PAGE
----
Trauma increases extrahepatic arginase activity

Juan B. Ochoa, Andrew C. Bernard, Sanjay K. Mistry, Sidney M. Morris, Patricia L. Figert, Mary E. Maley, Betty J. Tsuei, Bernard R. Boulanger, Paul A. Kearney

Research output: Contribution to journalArticlepeer-review

76 Scopus citations


Background. Although expressed primarily in the liver, arginase activity also is present in extrahepatic tissues and specifically in macrophages, where it may play diverse physiologic roles in wound healing, cellular proliferation, and the regulation of nitric oxide production. Arginase activity in immune cells is upregulated by certain cytokines such as IL-4, IL-10, and TGF-β and by catecholamines. Since the release of these substances is increased after trauma, we hypothesized that arginase activity would also be increased in immune cells after trauma. The current work tests this hypothesis. Methods. A model of surgical trauma was created in C3H/HeN mice by performing an exploratory laparotomy. Tissue arginase activity and arginase I protein expression were determined. As a control, arginase activity and expression were also stimulated with the use of endotoxin. In addition, we evaluated the expression of inducible nitric oxide synthase and the accumulation of nitric oxide metabolites in plasma. Results. Surgical trauma was associated with a significant increase in arginase activity in splenic and renal tissues (P < .05). Splenic macrophages from trauma animals exhibited arginase activity levels approximately 10 times those of controls (P < .05). Endotoxin alone increased arginase activity in the spleen, but this increase was less than that of trauma alone (P < .05). Arginase activity remained elevated after trauma for up to 4 days and normalized by day 7. Arginase I expression was upregulated by trauma in both splenic and renal tissue and by endotoxin in the spleen only. Despite upregulation of inducible nitric oxide synthase in trauma animals, circulating nitric oxide metabolites were decreased 2 days after trauma compared with controls (P < .05). Endotoxin-induced nitric oxide metabolites were also reduced in trauma animals compared with endotoxin treatment alone (P < .05), but this normalized by day 4. Conclusions. Extrahepatic arginase expression and activity is increased after trauma and may provide the necessary precursors for cellular proliferation and repair or may play a regulatory role in the production of nitric oxide.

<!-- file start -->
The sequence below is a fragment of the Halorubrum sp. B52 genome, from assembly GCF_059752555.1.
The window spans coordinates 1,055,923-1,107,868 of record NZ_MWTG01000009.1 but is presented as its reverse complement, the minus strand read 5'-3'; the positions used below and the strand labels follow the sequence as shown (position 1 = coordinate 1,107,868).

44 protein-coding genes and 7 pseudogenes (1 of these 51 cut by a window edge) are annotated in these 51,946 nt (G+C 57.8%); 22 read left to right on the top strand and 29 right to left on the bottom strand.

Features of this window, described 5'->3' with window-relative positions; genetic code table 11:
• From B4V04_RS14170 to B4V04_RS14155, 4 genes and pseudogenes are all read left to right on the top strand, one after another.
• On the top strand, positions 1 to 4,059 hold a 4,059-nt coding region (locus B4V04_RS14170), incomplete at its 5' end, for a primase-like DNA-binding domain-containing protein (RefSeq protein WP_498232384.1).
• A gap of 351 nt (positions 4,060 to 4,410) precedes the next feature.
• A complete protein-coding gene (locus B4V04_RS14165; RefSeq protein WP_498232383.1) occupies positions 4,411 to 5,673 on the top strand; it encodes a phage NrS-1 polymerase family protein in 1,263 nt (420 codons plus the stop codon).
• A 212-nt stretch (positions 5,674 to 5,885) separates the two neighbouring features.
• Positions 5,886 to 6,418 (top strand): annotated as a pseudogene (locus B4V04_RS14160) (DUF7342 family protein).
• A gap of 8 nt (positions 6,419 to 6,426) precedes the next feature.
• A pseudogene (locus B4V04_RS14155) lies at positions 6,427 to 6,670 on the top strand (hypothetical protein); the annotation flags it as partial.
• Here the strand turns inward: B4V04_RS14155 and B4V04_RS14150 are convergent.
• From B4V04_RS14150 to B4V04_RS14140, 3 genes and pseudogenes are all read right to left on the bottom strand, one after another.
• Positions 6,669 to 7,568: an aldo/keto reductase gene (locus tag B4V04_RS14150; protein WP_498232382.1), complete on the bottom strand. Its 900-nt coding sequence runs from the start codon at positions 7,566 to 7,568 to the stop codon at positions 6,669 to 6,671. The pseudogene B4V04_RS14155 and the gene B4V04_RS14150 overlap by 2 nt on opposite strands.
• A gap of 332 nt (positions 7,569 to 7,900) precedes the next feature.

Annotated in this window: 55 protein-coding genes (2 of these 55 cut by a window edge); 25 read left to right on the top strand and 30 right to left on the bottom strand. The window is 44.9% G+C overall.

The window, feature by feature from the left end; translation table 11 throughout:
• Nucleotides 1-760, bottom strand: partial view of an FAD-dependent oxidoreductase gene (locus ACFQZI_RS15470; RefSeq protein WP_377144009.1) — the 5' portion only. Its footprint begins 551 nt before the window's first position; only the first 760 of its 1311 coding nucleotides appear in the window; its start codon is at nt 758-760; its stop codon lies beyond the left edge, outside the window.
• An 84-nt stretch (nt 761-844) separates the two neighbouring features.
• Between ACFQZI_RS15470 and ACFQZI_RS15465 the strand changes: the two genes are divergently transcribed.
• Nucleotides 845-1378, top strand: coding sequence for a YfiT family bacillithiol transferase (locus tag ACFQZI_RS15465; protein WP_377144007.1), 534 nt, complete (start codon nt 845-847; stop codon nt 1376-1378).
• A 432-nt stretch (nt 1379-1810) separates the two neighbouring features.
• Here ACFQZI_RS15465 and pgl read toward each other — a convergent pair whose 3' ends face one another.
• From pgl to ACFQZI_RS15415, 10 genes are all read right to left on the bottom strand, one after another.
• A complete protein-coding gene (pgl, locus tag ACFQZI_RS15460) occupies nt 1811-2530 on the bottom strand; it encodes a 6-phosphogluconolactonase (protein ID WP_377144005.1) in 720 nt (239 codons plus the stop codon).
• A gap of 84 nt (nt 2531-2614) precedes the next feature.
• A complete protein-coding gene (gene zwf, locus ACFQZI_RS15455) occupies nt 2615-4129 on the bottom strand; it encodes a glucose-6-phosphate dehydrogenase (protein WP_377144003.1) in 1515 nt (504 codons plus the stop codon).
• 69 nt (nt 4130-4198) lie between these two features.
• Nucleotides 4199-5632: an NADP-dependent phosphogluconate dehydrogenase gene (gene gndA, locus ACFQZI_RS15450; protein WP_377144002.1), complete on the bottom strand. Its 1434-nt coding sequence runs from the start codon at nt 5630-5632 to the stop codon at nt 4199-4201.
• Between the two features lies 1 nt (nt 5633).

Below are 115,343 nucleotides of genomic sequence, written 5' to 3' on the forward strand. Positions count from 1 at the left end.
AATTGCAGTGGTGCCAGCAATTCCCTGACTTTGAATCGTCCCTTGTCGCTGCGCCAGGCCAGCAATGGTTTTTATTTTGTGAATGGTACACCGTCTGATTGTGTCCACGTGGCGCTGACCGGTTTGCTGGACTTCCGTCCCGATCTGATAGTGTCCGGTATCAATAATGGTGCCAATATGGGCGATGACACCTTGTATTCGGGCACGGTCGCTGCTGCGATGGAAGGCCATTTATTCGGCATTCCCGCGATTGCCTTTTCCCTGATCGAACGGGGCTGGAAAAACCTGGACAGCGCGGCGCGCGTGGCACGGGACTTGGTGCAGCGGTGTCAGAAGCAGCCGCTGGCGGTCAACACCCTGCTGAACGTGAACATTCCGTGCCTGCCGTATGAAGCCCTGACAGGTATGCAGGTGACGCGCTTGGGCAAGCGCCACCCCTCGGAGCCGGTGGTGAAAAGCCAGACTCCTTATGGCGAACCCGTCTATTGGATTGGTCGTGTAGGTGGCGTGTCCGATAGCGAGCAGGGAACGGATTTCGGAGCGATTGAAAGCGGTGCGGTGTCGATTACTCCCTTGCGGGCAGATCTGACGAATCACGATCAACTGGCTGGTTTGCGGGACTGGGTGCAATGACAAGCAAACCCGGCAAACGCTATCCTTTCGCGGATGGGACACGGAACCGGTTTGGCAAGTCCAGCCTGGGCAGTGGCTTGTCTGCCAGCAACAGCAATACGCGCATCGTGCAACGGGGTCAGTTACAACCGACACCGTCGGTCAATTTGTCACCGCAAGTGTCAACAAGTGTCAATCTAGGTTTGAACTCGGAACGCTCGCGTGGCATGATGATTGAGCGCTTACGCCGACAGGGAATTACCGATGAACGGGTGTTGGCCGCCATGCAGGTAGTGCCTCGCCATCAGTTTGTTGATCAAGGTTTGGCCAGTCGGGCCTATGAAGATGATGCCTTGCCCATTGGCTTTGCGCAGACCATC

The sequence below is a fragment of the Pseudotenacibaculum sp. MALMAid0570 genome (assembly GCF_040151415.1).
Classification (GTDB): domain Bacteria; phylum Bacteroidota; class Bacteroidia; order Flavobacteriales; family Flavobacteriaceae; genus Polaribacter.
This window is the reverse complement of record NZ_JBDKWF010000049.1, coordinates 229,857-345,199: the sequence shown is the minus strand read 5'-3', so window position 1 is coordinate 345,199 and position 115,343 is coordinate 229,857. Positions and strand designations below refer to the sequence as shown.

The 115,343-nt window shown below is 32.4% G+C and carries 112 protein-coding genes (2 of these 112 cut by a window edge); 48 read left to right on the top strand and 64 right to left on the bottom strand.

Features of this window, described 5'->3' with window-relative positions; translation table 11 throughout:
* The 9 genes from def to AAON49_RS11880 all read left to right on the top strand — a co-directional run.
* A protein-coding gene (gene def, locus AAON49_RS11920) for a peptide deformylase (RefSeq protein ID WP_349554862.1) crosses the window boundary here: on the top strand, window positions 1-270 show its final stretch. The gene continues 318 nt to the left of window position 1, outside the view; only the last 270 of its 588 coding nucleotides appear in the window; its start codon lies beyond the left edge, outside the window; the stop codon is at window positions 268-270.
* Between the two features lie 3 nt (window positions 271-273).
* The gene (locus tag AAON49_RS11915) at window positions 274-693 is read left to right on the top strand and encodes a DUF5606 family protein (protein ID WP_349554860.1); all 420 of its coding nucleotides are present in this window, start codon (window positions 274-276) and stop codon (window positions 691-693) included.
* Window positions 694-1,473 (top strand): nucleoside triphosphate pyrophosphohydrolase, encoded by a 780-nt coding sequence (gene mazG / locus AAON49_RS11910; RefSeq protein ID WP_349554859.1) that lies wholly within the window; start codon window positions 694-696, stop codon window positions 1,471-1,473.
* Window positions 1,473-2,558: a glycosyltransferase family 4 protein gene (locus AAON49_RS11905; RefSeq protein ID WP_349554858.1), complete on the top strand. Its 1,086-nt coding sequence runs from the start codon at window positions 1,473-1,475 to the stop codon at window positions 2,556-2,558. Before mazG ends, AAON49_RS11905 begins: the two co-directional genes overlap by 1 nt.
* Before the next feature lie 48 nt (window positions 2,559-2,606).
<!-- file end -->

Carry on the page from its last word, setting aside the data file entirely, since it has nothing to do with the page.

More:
Original languageEnglish
Pages (from-to)419-426
Number of pages8
Issue number4
StatePublished - 2000

Bibliographical note

Funding Information:
Supported by NIH grants KO8-GM00676-01 (J.B.O.) and RO1-GM57384 (S.M.M.).

ASJC Scopus subject areas

  • Surgery


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